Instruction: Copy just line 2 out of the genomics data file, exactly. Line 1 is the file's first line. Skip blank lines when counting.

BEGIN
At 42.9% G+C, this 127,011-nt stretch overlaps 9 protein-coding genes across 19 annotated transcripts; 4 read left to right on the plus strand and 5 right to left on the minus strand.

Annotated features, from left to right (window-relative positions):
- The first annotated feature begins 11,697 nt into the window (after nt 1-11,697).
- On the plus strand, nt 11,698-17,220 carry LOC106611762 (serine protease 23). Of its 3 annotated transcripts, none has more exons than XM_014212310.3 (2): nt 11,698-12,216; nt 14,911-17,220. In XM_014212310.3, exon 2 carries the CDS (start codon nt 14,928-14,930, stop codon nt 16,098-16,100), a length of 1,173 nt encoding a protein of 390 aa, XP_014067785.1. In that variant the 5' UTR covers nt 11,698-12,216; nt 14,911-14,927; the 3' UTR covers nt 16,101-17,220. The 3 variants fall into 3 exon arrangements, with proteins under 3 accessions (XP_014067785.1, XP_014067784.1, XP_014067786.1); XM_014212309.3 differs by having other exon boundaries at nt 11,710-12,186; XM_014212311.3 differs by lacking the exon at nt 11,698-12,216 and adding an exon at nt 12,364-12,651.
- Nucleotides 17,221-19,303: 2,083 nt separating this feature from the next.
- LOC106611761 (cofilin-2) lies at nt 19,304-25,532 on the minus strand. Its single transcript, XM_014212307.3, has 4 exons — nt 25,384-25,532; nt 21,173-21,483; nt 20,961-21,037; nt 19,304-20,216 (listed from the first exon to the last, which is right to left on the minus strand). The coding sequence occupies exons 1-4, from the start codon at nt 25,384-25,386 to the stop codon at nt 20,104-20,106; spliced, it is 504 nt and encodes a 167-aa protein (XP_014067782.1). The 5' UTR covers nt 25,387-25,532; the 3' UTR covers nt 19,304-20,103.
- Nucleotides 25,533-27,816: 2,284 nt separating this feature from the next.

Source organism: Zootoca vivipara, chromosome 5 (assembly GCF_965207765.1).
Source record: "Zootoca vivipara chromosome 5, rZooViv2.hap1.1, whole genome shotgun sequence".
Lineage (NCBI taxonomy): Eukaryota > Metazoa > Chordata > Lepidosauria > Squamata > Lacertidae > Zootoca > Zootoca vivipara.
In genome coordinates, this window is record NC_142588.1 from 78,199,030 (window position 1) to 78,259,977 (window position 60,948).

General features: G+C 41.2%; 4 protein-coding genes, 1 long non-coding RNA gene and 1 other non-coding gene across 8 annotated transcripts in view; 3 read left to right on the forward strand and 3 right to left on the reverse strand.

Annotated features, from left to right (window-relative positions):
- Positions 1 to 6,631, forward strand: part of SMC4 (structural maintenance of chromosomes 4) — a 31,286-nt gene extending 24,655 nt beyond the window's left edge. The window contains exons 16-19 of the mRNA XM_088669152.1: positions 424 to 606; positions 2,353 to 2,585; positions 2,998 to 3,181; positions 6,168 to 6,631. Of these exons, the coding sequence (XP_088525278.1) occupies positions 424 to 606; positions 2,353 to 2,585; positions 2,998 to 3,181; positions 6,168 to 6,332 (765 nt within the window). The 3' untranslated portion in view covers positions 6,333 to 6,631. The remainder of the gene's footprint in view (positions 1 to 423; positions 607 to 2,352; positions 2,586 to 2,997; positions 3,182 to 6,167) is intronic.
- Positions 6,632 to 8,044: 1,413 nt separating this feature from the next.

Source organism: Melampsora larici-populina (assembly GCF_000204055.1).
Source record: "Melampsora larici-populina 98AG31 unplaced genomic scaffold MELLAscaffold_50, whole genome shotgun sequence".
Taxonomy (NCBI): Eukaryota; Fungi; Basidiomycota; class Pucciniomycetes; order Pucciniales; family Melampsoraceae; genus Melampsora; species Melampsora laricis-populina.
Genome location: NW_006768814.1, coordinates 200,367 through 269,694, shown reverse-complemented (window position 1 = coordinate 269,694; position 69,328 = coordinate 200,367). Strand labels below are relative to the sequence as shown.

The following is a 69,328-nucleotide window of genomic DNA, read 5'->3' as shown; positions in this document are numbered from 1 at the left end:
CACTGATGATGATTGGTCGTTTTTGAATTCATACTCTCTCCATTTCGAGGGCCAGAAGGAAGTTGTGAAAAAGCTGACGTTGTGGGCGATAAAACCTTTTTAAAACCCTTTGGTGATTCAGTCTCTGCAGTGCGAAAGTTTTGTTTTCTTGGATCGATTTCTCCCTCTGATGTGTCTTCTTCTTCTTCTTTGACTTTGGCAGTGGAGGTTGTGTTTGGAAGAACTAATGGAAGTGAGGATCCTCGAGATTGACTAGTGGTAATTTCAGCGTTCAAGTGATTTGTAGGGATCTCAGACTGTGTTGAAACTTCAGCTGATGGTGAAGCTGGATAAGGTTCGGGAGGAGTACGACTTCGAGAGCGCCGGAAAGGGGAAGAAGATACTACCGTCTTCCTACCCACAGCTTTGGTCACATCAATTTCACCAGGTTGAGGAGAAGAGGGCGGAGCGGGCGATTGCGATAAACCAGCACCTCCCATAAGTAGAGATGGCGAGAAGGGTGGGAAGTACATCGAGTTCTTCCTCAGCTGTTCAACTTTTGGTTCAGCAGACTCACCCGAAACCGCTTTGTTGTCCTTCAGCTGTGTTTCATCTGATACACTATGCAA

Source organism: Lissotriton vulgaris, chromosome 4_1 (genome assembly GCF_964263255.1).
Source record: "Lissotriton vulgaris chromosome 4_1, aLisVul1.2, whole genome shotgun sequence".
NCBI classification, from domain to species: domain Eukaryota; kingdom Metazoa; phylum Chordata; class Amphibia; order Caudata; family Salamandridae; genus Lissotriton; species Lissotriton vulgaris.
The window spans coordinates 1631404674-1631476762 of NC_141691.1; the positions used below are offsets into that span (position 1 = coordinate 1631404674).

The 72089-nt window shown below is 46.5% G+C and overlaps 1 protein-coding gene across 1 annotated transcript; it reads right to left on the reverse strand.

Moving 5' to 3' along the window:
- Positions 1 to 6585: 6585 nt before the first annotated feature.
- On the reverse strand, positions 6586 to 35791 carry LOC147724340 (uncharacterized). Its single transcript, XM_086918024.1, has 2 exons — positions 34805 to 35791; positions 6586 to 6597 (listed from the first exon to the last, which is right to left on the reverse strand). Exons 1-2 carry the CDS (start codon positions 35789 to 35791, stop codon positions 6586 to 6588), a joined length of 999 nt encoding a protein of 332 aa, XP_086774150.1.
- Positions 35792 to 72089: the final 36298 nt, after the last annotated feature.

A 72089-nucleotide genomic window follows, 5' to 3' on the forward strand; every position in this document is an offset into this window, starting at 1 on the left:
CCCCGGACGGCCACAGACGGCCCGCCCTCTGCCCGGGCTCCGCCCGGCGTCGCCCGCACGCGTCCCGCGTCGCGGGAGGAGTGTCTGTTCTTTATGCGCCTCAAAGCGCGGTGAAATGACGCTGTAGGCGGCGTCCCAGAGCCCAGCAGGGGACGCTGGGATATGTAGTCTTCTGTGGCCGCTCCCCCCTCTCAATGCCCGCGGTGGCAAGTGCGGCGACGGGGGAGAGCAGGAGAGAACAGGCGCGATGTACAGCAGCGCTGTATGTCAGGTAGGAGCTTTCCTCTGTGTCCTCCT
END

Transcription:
Annotated features, from left to right (window-relative positions):